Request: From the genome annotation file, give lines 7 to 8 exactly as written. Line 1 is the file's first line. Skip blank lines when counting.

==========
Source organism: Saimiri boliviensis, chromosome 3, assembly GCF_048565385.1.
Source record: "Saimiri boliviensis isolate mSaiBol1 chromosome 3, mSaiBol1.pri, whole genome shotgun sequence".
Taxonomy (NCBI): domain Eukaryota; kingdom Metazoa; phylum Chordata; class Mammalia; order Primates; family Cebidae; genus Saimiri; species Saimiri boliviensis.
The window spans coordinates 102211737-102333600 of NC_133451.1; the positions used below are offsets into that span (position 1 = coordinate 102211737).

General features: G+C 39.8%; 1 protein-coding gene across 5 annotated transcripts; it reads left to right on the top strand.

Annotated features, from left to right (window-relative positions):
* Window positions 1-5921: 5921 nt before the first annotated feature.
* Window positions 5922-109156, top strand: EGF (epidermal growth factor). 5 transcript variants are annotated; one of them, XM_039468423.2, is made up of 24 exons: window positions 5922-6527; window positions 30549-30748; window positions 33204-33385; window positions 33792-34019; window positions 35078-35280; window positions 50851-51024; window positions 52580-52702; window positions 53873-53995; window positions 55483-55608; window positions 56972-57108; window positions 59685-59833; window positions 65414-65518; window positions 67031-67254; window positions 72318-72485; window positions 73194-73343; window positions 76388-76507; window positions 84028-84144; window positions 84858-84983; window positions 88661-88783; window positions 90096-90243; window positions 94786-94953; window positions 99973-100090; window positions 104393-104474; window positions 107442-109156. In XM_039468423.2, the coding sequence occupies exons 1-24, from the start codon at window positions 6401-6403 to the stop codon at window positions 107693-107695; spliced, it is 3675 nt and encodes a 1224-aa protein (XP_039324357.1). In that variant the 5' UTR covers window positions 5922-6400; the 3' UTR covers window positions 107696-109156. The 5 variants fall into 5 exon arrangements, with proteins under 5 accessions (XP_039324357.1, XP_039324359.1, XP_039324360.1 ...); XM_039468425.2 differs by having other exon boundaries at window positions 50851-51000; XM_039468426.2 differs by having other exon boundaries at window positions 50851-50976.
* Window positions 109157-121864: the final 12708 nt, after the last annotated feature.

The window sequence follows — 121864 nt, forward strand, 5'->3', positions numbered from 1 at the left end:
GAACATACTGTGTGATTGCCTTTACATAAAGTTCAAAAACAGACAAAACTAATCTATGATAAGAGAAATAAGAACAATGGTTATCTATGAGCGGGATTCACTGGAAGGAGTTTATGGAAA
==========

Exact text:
* Window positions 1-5921: 5921 nt before the first annotated feature.
* Window positions 5922-109156, top strand: EGF (epidermal growth factor). 5 transcript variants are annotated; one of them, XM_039468423.2, is made up of 24 exons: window positions 5922-6527; window positions 30549-30748; window positions 33204-33385; window positions 33792-34019; window positions 35078-35280; window positions 50851-51024; window positions 52580-52702; window positions 53873-53995; window positions 55483-55608; window positions 56972-57108; window positions 59685-59833; window positions 65414-65518; window positions 67031-67254; window positions 72318-72485; window positions 73194-73343; window positions 76388-76507; window positions 84028-84144; window positions 84858-84983; window positions 88661-88783; window positions 90096-90243; window positions 94786-94953; window positions 99973-100090; window positions 104393-104474; window positions 107442-109156. In XM_039468423.2, the coding sequence occupies exons 1-24, from the start codon at window positions 6401-6403 to the stop codon at window positions 107693-107695; spliced, it is 3675 nt and encodes a 1224-aa protein (XP_039324357.1). In that variant the 5' UTR covers window positions 5922-6400; the 3' UTR covers window positions 107696-109156. The 5 variants fall into 5 exon arrangements, with proteins under 5 accessions (XP_039324357.1, XP_039324359.1, XP_039324360.1 ...); XM_039468425.2 differs by having other exon boundaries at window positions 50851-51000; XM_039468426.2 differs by having other exon boundaries at window positions 50851-50976.